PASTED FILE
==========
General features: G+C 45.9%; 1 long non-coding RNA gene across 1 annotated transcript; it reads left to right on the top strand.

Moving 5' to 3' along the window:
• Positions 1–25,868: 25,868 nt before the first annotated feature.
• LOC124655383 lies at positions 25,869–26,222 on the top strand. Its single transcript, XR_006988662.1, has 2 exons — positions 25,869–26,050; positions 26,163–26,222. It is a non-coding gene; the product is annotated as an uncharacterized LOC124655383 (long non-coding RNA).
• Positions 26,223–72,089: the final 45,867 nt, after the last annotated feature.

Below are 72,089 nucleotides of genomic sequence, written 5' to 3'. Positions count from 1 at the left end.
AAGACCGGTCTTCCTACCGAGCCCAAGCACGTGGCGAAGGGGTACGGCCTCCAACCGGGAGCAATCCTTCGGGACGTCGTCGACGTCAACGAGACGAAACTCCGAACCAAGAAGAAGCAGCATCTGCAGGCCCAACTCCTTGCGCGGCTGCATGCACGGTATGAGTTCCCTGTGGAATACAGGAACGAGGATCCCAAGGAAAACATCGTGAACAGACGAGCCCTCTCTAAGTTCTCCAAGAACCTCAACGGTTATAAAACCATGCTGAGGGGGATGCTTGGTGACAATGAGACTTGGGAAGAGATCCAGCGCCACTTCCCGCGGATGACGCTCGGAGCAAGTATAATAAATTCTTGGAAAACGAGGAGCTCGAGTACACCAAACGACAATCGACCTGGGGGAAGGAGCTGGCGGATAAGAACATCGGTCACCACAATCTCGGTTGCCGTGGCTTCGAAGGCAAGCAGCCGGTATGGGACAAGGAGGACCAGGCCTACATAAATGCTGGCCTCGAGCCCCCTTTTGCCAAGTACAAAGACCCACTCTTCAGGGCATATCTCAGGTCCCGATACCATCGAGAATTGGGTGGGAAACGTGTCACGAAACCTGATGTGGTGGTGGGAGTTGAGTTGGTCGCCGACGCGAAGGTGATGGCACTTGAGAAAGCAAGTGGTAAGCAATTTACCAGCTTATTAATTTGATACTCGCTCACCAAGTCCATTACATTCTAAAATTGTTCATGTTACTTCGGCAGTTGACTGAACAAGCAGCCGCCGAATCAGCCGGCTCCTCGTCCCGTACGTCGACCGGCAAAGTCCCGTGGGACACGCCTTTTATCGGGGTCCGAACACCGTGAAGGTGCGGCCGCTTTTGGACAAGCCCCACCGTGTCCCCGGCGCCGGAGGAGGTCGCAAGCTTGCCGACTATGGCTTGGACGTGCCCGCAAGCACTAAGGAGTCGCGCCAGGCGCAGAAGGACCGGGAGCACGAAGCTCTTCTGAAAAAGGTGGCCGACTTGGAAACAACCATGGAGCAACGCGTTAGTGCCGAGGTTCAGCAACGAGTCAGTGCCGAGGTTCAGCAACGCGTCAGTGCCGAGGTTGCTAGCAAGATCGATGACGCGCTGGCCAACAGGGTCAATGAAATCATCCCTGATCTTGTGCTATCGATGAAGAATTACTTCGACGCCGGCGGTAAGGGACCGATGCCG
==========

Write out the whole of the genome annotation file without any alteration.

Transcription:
General features: G+C 45.9%; 1 long non-coding RNA gene across 1 annotated transcript; it reads left to right on the top strand.

Moving 5' to 3' along the window:
• Positions 1–25,868: 25,868 nt before the first annotated feature.
• LOC124655383 lies at positions 25,869–26,222 on the top strand. Its single transcript, XR_006988662.1, has 2 exons — positions 25,869–26,050; positions 26,163–26,222. It is a non-coding gene; the product is annotated as an uncharacterized LOC124655383 (long non-coding RNA).
• Positions 26,223–72,089: the final 45,867 nt, after the last annotated feature.

Below are 72,089 nucleotides of genomic sequence, written 5' to 3'. Positions count from 1 at the left end.
AAGACCGGTCTTCCTACCGAGCCCAAGCACGTGGCGAAGGGGTACGGCCTCCAACCGGGAGCAATCCTTCGGGACGTCGTCGACGTCAACGAGACGAAACTCCGAACCAAGAAGAAGCAGCATCTGCAGGCCCAACTCCTTGCGCGGCTGCATGCACGGTATGAGTTCCCTGTGGAATACAGGAACGAGGATCCCAAGGAAAACATCGTGAACAGACGAGCCCTCTCTAAGTTCTCCAAGAACCTCAACGGTTATAAAACCATGCTGAGGGGGATGCTTGGTGACAATGAGACTTGGGAAGAGATCCAGCGCCACTTCCCGCGGATGACGCTCGGAGCAAGTATAATAAATTCTTGGAAAACGAGGAGCTCGAGTACACCAAACGACAATCGACCTGGGGGAAGGAGCTGGCGGATAAGAACATCGGTCACCACAATCTCGGTTGCCGTGGCTTCGAAGGCAAGCAGCCGGTATGGGACAAGGAGGACCAGGCCTACATAAATGCTGGCCTCGAGCCCCCTTTTGCCAAGTACAAAGACCCACTCTTCAGGGCATATCTCAGGTCCCGATACCATCGAGAATTGGGTGGGAAACGTGTCACGAAACCTGATGTGGTGGTGGGAGTTGAGTTGGTCGCCGACGCGAAGGTGATGGCACTTGAGAAAGCAAGTGGTAAGCAATTTACCAGCTTATTAATTTGATACTCGCTCACCAAGTCCATTACATTCTAAAATTGTTCATGTTACTTCGGCAGTTGACTGAACAAGCAGCCGCCGAATCAGCCGGCTCCTCGTCCCGTACGTCGACCGGCAAAGTCCCGTGGGACACGCCTTTTATCGGGGTCCGAACACCGTGAAGGTGCGGCCGCTTTTGGACAAGCCCCACCGTGTCCCCGGCGCCGGAGGAGGTCGCAAGCTTGCCGACTATGGCTTGGACGTGCCCGCAAGCACTAAGGAGTCGCGCCAGGCGCAGAAGGACCGGGAGCACGAAGCTCTTCTGAAAAAGGTGGCCGACTTGGAAACAACCATGGAGCAACGCGTTAGTGCCGAGGTTCAGCAACGAGTCAGTGCCGAGGTTCAGCAACGCGTCAGTGCCGAGGTTGCTAGCAAGATCGATGACGCGCTGGCCAACAGGGTCAATGAAATCATCCCTGATCTTGTGCTATCGATGAAGAATTACTTCGACGCCGGCGGTAAGGGACCGATGCCG